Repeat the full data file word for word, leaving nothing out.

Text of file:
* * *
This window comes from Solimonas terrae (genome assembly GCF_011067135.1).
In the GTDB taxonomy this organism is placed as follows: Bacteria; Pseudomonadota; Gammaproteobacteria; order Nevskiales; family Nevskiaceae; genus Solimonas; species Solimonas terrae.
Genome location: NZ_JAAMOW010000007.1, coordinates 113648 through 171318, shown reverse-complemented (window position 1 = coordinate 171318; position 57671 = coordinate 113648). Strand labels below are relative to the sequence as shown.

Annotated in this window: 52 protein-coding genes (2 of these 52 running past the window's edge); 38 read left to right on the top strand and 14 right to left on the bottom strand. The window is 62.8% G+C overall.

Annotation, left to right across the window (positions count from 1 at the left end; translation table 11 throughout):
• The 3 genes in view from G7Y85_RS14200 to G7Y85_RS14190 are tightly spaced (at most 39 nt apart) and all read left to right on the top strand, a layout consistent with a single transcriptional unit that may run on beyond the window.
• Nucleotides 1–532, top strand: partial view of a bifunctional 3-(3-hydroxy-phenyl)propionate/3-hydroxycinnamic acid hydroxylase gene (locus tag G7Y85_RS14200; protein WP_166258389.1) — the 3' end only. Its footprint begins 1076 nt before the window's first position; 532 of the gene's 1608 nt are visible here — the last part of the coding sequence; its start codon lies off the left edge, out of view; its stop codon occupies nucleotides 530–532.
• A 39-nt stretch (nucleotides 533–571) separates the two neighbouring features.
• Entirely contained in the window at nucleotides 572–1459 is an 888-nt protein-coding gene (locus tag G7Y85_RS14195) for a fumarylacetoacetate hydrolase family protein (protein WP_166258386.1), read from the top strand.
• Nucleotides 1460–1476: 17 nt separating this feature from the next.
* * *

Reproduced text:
This window comes from Solimonas terrae (genome assembly GCF_011067135.1).
In the GTDB taxonomy this organism is placed as follows: Bacteria; Pseudomonadota; Gammaproteobacteria; order Nevskiales; family Nevskiaceae; genus Solimonas; species Solimonas terrae.
Genome location: NZ_JAAMOW010000007.1, coordinates 113648 through 171318, shown reverse-complemented (window position 1 = coordinate 171318; position 57671 = coordinate 113648). Strand labels below are relative to the sequence as shown.

Annotated in this window: 52 protein-coding genes (2 of these 52 running past the window's edge); 38 read left to right on the top strand and 14 right to left on the bottom strand. The window is 62.8% G+C overall.

Annotation, left to right across the window (positions count from 1 at the left end; translation table 11 throughout):
• The 3 genes in view from G7Y85_RS14200 to G7Y85_RS14190 are tightly spaced (at most 39 nt apart) and all read left to right on the top strand, a layout consistent with a single transcriptional unit that may run on beyond the window.
• Nucleotides 1–532, top strand: partial view of a bifunctional 3-(3-hydroxy-phenyl)propionate/3-hydroxycinnamic acid hydroxylase gene (locus tag G7Y85_RS14200; protein WP_166258389.1) — the 3' end only. Its footprint begins 1076 nt before the window's first position; 532 of the gene's 1608 nt are visible here — the last part of the coding sequence; its start codon lies off the left edge, out of view; its stop codon occupies nucleotides 530–532.
• A 39-nt stretch (nucleotides 533–571) separates the two neighbouring features.
• Entirely contained in the window at nucleotides 572–1459 is an 888-nt protein-coding gene (locus tag G7Y85_RS14195) for a fumarylacetoacetate hydrolase family protein (protein WP_166258386.1), read from the top strand.
• Nucleotides 1460–1476: 17 nt separating this feature from the next.